The NWT is open to leisure travel. See information on COVID-19 travel guidelines
Unlike many communities along the Mackenzie River, which began as fur trading posts, Norman Wells was the first place in the NWT established for oil. Its traditional name - Tłegǫ́htı̨ translates to “where there is oil.” This historic town of roughly 650 residents is nestled between the Mackenzie River and the Franklin Mountains. There’s plenty of history here, and plenty of room for incredible Sahtu adventures.
Alexander Mackenzie spotted oil in these lands in 1789 while exploring the river that would later bear his name. Imperial Oil eventually opened a refinery here in 1939. Norman Wells was also the starting point for an important pipeline that fueled military operations in Alaska and the Yukon during World War II. The CANOL pipeline to Whitehorse was shut down shortly after the war ended, but the path it followed today forms the famed Canol Heritage Trail — known as one of the toughest hikes in North America.
In Norman Wells, beauty and adventure go hand in hand. Hiking trails wind through the Franklin Mountains, and visitors can dig for fossils in the aptly named Fossil Canyon. Take to the water and fish for Arctic Grayling, Northern Pike and world-class Lake Trout, or enjoy a whitewater adventure on daring river rapids. Wind down with some gentle day trips through the wilderness with a pair of binoculars to spot the golden eagles and sandhill cranes punctuating the skies. As the aviation hub of the Sahtu, Norman Wells is also the spot for flightseeing tours. So don’t forget your camera!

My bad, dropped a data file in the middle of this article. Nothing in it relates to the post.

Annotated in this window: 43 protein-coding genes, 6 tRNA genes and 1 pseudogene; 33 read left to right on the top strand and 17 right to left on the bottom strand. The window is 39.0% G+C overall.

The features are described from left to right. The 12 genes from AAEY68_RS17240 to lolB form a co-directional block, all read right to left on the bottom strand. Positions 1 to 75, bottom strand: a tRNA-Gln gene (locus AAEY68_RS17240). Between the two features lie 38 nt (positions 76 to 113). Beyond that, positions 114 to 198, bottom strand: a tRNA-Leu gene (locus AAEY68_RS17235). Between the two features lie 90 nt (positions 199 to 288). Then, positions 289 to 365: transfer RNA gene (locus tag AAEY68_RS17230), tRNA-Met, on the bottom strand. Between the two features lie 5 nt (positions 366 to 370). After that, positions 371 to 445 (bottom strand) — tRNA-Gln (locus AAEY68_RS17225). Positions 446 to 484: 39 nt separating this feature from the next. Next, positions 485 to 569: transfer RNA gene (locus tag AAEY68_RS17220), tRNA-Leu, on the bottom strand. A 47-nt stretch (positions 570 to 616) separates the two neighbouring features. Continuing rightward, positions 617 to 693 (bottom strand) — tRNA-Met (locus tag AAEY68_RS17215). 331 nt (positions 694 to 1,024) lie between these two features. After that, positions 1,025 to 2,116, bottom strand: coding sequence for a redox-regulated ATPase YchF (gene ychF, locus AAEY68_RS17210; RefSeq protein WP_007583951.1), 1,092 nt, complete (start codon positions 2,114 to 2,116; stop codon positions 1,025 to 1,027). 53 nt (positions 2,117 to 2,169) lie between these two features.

Daily flights provide access to Norman Wells from Yellowknife, Inuvik and Edmonton. Visitors also navigate along the Mackenzie River in the summer, or take the winter ice road from Wrigley or Fort Simpson.